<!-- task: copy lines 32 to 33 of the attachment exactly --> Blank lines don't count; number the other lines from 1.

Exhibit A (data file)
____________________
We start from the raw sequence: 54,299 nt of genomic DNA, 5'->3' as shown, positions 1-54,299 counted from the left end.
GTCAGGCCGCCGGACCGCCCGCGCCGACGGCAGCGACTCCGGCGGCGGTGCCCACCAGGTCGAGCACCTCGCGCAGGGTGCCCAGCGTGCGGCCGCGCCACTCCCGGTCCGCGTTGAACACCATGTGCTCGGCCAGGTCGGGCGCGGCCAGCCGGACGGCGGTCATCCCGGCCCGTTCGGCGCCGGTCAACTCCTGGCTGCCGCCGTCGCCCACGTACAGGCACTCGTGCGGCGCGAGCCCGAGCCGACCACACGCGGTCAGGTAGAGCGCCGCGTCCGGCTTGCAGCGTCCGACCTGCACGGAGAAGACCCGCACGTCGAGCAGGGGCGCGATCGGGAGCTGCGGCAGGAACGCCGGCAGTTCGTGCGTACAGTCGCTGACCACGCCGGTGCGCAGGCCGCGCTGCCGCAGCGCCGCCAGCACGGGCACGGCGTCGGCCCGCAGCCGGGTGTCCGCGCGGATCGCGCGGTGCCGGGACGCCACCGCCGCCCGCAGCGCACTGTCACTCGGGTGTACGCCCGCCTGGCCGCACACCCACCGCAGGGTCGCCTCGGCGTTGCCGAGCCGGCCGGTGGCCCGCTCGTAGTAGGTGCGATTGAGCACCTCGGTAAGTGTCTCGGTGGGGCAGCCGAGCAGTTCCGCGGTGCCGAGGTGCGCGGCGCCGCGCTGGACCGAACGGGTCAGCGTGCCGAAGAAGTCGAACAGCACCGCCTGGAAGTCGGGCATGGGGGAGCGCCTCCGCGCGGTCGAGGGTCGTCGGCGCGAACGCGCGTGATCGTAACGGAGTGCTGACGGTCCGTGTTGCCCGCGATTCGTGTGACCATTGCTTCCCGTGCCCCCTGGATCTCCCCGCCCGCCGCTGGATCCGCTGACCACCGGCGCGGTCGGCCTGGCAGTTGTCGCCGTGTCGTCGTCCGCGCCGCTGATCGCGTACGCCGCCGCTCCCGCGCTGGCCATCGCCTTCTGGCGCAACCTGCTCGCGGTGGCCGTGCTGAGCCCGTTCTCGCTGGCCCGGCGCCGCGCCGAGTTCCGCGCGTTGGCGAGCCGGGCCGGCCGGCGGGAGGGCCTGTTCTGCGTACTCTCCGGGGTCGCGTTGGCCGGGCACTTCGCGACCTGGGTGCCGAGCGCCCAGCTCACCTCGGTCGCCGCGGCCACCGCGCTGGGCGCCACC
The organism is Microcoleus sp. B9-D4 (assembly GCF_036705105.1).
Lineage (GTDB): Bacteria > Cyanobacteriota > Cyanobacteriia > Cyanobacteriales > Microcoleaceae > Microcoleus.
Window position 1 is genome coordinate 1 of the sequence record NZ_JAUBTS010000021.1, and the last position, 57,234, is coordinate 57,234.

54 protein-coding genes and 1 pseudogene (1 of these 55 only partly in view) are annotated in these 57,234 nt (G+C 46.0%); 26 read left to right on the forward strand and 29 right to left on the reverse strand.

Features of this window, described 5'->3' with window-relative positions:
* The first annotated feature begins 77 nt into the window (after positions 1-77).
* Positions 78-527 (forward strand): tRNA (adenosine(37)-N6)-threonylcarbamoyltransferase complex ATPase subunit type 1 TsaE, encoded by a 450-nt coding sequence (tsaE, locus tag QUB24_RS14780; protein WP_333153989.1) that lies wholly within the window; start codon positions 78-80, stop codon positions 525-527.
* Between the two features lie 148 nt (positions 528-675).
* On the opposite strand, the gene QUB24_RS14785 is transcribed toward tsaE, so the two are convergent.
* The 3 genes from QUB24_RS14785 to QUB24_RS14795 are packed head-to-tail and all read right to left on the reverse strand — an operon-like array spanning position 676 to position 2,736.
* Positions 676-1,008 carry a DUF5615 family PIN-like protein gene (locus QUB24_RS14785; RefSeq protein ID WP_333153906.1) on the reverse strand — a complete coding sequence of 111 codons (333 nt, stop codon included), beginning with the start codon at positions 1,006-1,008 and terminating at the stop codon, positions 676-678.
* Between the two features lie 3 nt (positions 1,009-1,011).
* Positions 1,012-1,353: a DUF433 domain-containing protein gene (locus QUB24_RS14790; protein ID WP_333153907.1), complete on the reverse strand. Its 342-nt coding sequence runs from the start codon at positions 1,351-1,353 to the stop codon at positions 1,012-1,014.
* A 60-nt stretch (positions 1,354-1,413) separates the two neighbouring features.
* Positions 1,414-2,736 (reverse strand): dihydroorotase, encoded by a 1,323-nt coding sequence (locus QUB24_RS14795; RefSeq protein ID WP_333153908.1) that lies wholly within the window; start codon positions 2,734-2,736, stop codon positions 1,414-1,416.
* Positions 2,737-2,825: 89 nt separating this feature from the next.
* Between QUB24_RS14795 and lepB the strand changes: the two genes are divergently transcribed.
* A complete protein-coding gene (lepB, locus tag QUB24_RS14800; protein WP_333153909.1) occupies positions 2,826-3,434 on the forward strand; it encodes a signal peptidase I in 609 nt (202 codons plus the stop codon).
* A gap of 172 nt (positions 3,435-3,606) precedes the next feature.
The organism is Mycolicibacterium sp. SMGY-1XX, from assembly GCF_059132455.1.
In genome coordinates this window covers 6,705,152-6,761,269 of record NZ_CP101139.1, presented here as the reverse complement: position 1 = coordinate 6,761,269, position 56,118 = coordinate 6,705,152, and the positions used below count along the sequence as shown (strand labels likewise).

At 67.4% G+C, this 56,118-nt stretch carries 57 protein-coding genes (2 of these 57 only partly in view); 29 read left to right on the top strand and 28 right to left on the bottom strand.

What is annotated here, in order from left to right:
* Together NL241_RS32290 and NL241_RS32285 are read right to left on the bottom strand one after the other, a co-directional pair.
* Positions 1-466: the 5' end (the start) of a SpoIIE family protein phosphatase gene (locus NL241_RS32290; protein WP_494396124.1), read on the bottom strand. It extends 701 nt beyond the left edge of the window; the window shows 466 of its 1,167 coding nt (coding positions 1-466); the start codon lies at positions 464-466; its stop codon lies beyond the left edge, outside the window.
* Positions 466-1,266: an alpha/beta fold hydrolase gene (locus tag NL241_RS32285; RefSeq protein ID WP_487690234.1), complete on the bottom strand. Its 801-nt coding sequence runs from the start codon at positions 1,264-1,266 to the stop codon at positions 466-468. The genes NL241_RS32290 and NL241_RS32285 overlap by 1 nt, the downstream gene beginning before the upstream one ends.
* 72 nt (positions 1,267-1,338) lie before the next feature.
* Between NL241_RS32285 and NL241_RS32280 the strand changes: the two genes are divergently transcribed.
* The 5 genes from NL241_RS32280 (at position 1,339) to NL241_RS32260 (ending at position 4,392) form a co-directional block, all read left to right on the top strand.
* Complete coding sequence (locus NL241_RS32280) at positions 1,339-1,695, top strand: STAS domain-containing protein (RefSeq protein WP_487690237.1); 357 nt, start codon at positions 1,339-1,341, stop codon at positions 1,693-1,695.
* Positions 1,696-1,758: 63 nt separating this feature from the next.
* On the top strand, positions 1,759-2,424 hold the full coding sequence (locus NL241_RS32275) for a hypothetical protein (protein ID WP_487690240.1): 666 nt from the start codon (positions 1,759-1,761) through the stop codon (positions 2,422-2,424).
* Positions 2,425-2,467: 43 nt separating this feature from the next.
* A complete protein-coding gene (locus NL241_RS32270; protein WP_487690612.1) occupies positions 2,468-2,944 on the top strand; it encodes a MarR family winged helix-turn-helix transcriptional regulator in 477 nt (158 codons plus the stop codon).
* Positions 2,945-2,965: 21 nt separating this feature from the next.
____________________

* Complete coding sequence (locus NL241_RS32280) at positions 1,339-1,695, top strand: STAS domain-containing protein (RefSeq protein WP_487690237.1); 357 nt, start codon at positions 1,339-1,341, stop codon at positions 1,693-1,695.
* Positions 1,696-1,758: 63 nt separating this feature from the next.